Monday, November 14, 2011

Giving and getting....

I get asked to donate to a number of local - and well deserving - events. And it grows as I get better known. I believe that for most artists with a recognized name this is a fairly common occurrance and as most people with a concience ( yes, ok, we could debate that statement especially for some artistic souls) you want to help when and where you can.
Therein lies the issue.
For most artists.....say around 95%.....selling your work is a 'few and far between' scenario and generally by the time you do sell something, the bills are red lining and the phone is on 'screen calls'. So when you are asked to donate, you kinda go through this 'why-should-I-donate-when-I-need-money-how-revoltingly-shallow-I-am' thought process.
How do I soothe my fevered brow at this time and still retain a sense of win-win?
Well, I donate my 'practice' work.
This is a fine line here kids and you need to follow along with my logic.
 I am self taught. That means in my case, I find paintings that intrigue me or offer an image that I'd like to paint I copy it. (oh I can hear the intake of breath from here) It teaches me new techniques and color choices and ways of painting I have not tried before.
There is nothing wrong with copying, by the way, it has been a time honored tradition artistically for students to go to galleries and reproduce the 'Masters' work to learn by trying to duplicate what they believe the Master has done. (And you can find many examples of famous artists having done this)
The thing that is WRONG about this is when you SELL that work as one of your own creations without giving recognition to the originator. As an example see my 'Self Portrait - after Egon Schiele' on the side bar.  I have copied lots BUT I have never gotten any money for any piece I've copied from another artist. Ever. And I ALWAYS mark the painting as being 'after so and so' (the original artist)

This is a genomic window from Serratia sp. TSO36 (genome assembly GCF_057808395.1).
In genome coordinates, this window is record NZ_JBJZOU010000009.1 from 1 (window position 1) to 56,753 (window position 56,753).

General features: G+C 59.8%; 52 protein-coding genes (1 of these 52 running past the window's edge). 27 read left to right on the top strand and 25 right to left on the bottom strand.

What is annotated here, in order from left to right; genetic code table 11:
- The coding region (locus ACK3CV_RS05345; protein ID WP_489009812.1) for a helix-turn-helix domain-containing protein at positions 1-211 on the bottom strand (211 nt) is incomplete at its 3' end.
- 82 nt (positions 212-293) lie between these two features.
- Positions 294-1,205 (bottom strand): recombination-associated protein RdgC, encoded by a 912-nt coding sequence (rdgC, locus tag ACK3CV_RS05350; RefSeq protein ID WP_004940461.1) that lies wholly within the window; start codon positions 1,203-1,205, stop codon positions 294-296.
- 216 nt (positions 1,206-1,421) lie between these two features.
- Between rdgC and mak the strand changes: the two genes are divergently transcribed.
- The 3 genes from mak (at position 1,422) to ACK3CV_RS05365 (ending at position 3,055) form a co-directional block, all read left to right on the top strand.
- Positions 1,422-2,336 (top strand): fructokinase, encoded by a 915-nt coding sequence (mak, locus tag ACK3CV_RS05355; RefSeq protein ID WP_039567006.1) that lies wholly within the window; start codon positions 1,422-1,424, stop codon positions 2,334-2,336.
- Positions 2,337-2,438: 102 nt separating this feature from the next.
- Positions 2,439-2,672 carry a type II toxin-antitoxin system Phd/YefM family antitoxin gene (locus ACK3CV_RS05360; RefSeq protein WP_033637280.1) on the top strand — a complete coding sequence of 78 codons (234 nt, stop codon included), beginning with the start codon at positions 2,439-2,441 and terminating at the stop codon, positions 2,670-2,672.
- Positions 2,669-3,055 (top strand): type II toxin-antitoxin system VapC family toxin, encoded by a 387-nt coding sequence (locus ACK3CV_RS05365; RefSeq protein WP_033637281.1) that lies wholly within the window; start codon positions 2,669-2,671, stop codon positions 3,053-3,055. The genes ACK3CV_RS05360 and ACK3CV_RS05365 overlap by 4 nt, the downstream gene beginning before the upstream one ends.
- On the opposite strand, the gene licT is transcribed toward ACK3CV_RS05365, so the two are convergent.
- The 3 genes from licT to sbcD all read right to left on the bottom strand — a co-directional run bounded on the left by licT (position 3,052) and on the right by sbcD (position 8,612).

And these are the works I donate. The money they make goes to a deserving charity and someone gets a nice painting that is done by me.
I have discussed this practise with other artists and aquaintances and get a dual reaction. Some feel this is dishonest in a way....copying something after all makes it not original but it after teaching many many classes and having folks paint exactly the same thing, I know for a fact there is no such thing as everyone painting alike (let's just bypass forgers here because that is dishonest right from the get-go) your own hand is inherently unique. That point brings on the 'other' side of this debate, wherein that anything you paint can be claimed as yours. And you shouldn't feel that you can't take money for it.
Yes, well, that doesn't sit right with me personally but I know and have seen work for sale that obviously was a copy. Once even one of my students selling a piece that was done from an original of mine. (Imitation the highest form of flattery....)
Anyplaybothsidesway, this is a strange 'grey' area, is it not? I'd love to see what other people to weigh in on the debate?
The Paintings: Top - "Thinking of Summer", Acrylic 24" X 24"
Bottom - " Experiment in Abstraction - Maple Seed Pods", Acrylic 24" X 24"
Both after Ann Tuck.
 Donation to the Christmas Gala - raising money for Tofino General Hospital Extended Care Wing and the Forest Glen Seniors Center.

PS* After a timely comment from a reader, I have contacted the artist to ask permission from the artist to donate these 'practices'. This is the smartest thing to do. Thanks again to P.


  1. Recently I donated a painting done from one of the many workbooks I have. However, I did contact the artist first and ask permission, which he kindly gave; it too was marked "after..."
    Ask first, because it will still be sold, even if you are not doing the selling. That's my logic. :) xx

  2. Thanks for the comment, Pat. And a timely reminder as well! I will go and do that now.

  3. Oh, thank you, for articulating EXACTLY how I feel about copying. Nothing wrong at all, as long as you give credit where it is due, and it's best to ask permission from a living artist.
    I have, on several occasions, made a painting and later come across something very similar elsewhere. How do I prove I hadn't seen it and copied? Grey area indeed.It HAS all been done before. I admit to getting confused the more I think about it...til now.

  4. Maria, glad I could be of help. Cautious is my middle name, but I'd like the same courtesy if it was mine.

  5. Hi Sharon!
    It IS a 'grey' area indeed and one all creative souls struggle with I'm sure. I believe I read somewhere that there is no such thing as 'absolute originality' as we all are influenced by what has happened before - it's just our own spin on the exsisting idea. Picasso was influenced by African Art, Matisse from the Japanese woodblock prints and so on and so on. I guess it boils down to being as ethical as you can.